Tuesday, March 25, 2008

The Torture Light

For a number of years, I have felt that two issues should predominate in any political debate. In no order, they have been: How are we doing in the department of getting and keeping peace? and How are we doing at keeping the economy running smoothly? Your answers to these two questions, I have felt, should determine your vote, whether to vote change or no change.
I'm not sure why, but now I seem to be rethinking these two criteria. The first question assumes that peace is even possible. As I look over the past 40 years or so, it's starting to look more and more like a period of continuous conflict. When we're not at war, someone, you can be sure, is clamoring for it, almost always those with little or no personal stake in actual combat. Perhaps future historians will be more inclined to label the peaceful periods between wars as a way of marking different time epochs.
As for our economy, well, cycles happen, and nothing has kept them from recurring every few years, though we've thus far avoided anything like The Great Depression for over 70 years. That doesn't mean it couldn't happen again. But the cycles themselves seem less connected to political ideology, and more simply to overreaching greed, a temptation we'll never lose.
If we can't change these two great determinants of our lives' quality, then what are the small changes left for us to make in order to measure progress?
I believe right now that we should renounce torture in all its forms, by us or anyone else performing nasty things on our behalf, as a way of showing the world that we have not sunk to the level of past empires, hanging on to their top spot in desperation. Some things, we tell our children, are always wrong, and we are correct. My generation (at least a part of it) rose up vocally and took a modest risk to oppose the War in Vietnam. That, I believe, was correct.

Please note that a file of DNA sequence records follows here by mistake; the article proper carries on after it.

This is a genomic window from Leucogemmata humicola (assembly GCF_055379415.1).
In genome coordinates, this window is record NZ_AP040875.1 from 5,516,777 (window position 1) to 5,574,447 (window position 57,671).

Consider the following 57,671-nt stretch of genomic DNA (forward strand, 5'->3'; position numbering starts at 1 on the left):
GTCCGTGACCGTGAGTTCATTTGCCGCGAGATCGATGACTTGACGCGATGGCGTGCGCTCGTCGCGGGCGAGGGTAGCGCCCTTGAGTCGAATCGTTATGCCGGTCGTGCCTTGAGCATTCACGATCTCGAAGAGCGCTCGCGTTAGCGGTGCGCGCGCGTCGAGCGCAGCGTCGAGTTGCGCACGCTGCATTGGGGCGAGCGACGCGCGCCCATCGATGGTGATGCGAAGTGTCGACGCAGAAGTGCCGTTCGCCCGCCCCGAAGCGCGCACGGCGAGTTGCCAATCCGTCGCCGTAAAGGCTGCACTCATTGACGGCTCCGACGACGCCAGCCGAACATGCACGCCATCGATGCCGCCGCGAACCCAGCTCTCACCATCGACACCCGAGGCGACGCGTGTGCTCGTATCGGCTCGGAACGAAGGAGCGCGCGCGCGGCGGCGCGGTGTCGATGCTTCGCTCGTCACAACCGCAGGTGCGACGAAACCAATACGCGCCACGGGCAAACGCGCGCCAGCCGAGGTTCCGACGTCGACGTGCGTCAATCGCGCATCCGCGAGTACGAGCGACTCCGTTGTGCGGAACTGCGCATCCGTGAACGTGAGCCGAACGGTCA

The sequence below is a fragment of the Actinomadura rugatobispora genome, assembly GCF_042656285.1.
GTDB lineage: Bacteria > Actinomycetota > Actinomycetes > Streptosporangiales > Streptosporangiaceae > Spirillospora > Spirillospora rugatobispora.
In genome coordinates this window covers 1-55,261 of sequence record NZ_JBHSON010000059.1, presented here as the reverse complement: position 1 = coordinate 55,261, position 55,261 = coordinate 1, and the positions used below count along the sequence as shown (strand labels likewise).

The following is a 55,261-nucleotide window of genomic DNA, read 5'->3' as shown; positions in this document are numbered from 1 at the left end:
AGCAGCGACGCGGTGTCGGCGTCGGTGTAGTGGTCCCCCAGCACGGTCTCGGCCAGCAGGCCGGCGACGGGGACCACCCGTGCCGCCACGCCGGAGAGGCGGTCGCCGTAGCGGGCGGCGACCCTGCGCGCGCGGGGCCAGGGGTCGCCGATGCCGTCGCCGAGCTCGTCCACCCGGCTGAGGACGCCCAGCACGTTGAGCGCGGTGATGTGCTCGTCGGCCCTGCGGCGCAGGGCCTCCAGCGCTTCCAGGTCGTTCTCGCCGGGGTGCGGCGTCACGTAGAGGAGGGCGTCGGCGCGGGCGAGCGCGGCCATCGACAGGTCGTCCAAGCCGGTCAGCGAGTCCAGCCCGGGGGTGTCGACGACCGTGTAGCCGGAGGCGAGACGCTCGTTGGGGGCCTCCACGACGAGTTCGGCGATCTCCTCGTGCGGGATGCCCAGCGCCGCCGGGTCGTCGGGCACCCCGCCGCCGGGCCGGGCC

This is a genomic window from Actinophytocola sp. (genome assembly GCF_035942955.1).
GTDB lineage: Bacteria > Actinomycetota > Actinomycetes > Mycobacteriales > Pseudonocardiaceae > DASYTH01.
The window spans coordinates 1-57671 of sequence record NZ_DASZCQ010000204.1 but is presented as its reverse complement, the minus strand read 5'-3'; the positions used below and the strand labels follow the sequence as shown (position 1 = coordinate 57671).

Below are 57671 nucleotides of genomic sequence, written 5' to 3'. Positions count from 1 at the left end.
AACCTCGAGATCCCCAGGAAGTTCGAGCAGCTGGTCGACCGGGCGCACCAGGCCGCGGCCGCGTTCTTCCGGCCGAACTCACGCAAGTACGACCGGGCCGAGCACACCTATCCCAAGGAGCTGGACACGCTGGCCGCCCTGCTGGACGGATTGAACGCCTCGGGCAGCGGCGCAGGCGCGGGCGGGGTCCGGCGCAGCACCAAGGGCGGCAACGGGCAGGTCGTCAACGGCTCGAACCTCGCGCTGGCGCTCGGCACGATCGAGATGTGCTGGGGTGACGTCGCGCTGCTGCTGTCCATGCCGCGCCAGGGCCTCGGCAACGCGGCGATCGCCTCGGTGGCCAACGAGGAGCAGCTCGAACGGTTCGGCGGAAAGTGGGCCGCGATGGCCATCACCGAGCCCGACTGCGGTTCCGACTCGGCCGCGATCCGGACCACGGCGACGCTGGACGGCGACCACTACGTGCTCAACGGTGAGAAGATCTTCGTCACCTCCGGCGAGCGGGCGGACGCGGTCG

We now have our turn at wielding authority, but cannot quite get ourselves to renounce things we have known to be barbaric and cruel for a century or more. A judge described as "principled" is nominated as Attorney General, then, safely in office, is sickened by torture, though not enough to renounce his powerful employer (the President) and give up a spot in the Cabinet. The soon to be Republican nominee, a one-time victim of torture in North Vietnam, makes a faustian bargain whereby prisoners scream in pain somewhere under the authority of the CIA, but it's all legal and the "base is secured" politically when he is seen as "strong" enough to do The USA's dirty work, personal or religious convictions notwithstanding. Those most anxious to identify themselves as "Christians" are first in line with their support, because they had had their doubts - about McCain, not about torture.
The civilized world looks on, and cannot decide - should they be repulsed at this course taken by the world's self-appointed moral leader or relieved that someone is willing to take on the fanatic Muslims on their own terms?
The more complex the situation seems, the easier it gets to make decisions that just seem to be part of the context of war. But I am sickened by it. The torture light is still green, and the grim orders come from members of my generation, who were supposed to have learned better, but, in the American tradition, seem to have no historical memory at all. Trouble is, the folks on the other side have a tradition, too. They don't forget anything.


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